• On Writing

    Stephen King

    Image of On Writing: 10th Anniversary Edition: A Memoir of the Craft

    It’s been a while since I read a book focused on writing. Many writing books are useful for thinking about creativity in general or for applying to any type of writing, but this one is geared toward fiction…

  • You Are Here

    Katharine Harmon

    Image of You Are Here: Personal Geographies and Other Maps of the Imagination

    A curated exploration of “Personal Geographies And Other Maps of the Imagination,” I appropriately read and browsed through this while visiting a city that I used to live in, wandering old neighborhoods, piecing together streets, and layering new experiences over the mental cartographies. There are a few essays and textual maps in this book, but most of it is visuals.

  • Grace

    Grace Coddington

    Image of Grace: A Memoir

    As someone who first learned of Grace Coddington from her feisty presence in The September Issue, I felt appropriately chided by the introduction where Coddington declares it “the movie that is the only reason anyone has ever heard of me.” That claim is mostly untrue in terms of the fashion world, but then the average person who saw that documentary is unaware of who edits the spreads in fashion magazines.

  • Why Be Happy When You Could Be Normal?

    Jeanette Winterson

    Image of Why Be Happy When You Could Be Normal?

    I loved Winterson’s first, semi-autobiographical novel Oranges Are Not the Only Fruit when I first read it as a teenager. Her slightly fictionalized Jeanette struggles through her religious upbringing with her crazy adoptive mother and a difficult coming-out experience.

  • The Long Goodbye

    Meghan O’Rourke

    Image of The Long Goodbye: A memoir

    When I read the excerpt from this book in The New Yorker a couple years ago, I wasn’t particularly drawn to read the whole thing. But a copy showed up in a giveaway pile at work, and I wound up turning to it between library holds. I thought I’d put it aside when something else came along but instead wound up determined to finish, staying up late to get to the end.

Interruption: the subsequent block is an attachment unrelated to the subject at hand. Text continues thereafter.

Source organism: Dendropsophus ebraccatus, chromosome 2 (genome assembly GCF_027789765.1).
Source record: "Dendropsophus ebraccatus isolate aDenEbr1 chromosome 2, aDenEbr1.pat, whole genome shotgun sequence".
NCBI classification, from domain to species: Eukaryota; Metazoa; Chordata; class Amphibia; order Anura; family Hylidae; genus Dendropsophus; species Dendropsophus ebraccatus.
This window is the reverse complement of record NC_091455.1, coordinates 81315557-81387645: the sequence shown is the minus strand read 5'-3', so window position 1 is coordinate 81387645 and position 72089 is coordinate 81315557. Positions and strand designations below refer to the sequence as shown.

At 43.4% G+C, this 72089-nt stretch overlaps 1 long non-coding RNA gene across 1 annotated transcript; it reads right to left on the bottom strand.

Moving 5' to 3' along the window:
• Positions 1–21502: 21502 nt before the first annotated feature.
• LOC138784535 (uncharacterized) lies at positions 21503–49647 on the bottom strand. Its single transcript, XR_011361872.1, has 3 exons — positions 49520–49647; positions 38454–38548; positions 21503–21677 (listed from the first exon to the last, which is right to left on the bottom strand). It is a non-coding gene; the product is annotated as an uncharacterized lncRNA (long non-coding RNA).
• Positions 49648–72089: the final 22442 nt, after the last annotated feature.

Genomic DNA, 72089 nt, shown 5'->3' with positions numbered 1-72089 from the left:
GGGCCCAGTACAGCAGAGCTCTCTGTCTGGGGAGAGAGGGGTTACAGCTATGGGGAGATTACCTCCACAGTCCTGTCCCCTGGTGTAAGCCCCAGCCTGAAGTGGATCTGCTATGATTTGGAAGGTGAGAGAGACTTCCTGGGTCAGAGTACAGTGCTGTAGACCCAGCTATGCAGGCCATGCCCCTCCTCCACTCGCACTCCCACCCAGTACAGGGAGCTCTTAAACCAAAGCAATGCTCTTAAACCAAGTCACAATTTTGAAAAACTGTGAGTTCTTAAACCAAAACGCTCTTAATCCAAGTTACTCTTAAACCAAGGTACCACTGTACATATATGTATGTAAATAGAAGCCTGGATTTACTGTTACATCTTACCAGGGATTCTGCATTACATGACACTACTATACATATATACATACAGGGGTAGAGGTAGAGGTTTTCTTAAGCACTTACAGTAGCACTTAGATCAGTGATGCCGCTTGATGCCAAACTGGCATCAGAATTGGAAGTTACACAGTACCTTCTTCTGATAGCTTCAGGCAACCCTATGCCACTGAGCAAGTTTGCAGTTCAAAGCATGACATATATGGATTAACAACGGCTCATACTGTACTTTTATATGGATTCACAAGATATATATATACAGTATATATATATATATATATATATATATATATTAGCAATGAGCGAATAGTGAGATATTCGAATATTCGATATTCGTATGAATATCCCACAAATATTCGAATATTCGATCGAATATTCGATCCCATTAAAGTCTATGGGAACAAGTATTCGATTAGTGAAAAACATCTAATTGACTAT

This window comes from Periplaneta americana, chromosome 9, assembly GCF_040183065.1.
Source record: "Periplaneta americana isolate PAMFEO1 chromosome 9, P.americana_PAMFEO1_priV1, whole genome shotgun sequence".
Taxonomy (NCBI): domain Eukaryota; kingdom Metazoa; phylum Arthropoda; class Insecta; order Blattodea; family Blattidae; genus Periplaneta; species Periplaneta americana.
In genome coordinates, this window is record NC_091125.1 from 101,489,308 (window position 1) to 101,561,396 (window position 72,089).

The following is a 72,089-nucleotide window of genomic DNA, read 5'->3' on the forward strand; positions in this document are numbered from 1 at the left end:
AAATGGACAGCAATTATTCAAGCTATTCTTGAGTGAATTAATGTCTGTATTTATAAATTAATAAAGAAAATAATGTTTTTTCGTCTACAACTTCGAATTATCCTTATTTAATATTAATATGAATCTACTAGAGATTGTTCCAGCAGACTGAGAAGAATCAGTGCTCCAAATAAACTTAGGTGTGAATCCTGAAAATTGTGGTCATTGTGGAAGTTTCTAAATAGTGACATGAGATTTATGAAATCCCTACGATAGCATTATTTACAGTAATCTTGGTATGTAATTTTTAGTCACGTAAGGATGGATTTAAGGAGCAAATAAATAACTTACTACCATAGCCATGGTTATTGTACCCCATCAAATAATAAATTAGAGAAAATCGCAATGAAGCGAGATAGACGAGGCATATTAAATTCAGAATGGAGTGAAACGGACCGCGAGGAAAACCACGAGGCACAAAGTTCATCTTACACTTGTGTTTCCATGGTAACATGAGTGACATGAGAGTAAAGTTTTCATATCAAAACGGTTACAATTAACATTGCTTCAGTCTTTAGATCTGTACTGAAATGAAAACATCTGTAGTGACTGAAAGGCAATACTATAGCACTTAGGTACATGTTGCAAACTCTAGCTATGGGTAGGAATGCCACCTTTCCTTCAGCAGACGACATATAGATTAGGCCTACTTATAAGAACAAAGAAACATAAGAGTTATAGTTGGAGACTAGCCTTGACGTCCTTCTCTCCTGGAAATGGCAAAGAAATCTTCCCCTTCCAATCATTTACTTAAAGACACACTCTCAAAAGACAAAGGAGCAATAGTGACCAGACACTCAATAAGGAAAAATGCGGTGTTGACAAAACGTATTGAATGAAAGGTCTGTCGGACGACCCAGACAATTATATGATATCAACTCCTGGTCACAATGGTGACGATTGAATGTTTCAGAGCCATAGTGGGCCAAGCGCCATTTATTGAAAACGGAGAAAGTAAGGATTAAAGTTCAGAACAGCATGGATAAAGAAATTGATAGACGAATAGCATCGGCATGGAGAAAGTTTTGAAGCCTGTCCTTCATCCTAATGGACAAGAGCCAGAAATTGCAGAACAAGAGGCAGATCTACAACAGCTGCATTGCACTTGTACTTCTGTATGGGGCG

• Storming the Gates of Paradise

    Rebecca Solnit

    Image of Storming the Gates of Paradise: Landscapes for Politics

    I started reading Storming the Gates of Paradise early last year, but since it’s not a light read, the library wound up wanting it back before I could finish. Only thanks to having added it as my “currently reading” book on Goodreads was my memory jogged enough times to get another copy and finally read the rest.

  • The Englishman who Posted Himself and Other Curious Objects

    John Tingey

    Image of The Englishman who Posted Himself and Other Curious Objects

    In many ways W. Reginald Bray could be considered a mail art pioneer, as he sent a bevy of interesting items through the post including, as the title reveals, himself — twice! He also posted his dog and various objects with addresses and stamps applied directly to them, as when he traveled to Ireland and dug up a turnip and etched his address into it (the turnip itself didn’t survive to be documented). His experiments seem more inquisitive of the abilities of the Royal Mail than artistic though.

  • Smoking Typewriters

    John McMillian

    Image of Smoking Typewriters: The Sixties Underground Press and the Rise of Alternative Media in America

    For the past couple years, I’ve been pretty focused on fiction, so I determinedly picked this history of the 1960s underground press off my to-read list in an attempt to seek a bit of balance, plus the alternative media angle still had my curiosity piqued two years after I first flagged it for later reading.

  • Wild

    Cheryl Strayed

    Image of Wild: From Lost to Found on the Pacific Crest Trail

    Like many people, I first came across Cheryl Strayed through her column Dear Sugar on the Rumpus, though her identity was still a secret at that point. Sugar’s advice is so unsparingly raw, honest, and compassionate — I think I read all the entries the first time I came across one of them.

  • Giving up the Ghost

    Eric Nuzum

    Image of Giving Up the Ghost: A Story About Friendship, 80s Rock, a Lost Scrap of Paper, and What It Means to Be Haunted

    The story behind this book is a bit more interesting that its execution. In his adolescence, Eric Nuzum was haunted by a recurring dream of a girl in a blue dress screaming at him in gibberish, which lead him to numb himself with various substances and fear what may be lurking behind closed doors. Another girl, Laura, in his waking life was crucial in him managing to overcome this downward spiral. But she died tragically, leaving him with a slightly more tangible ghost to contend with.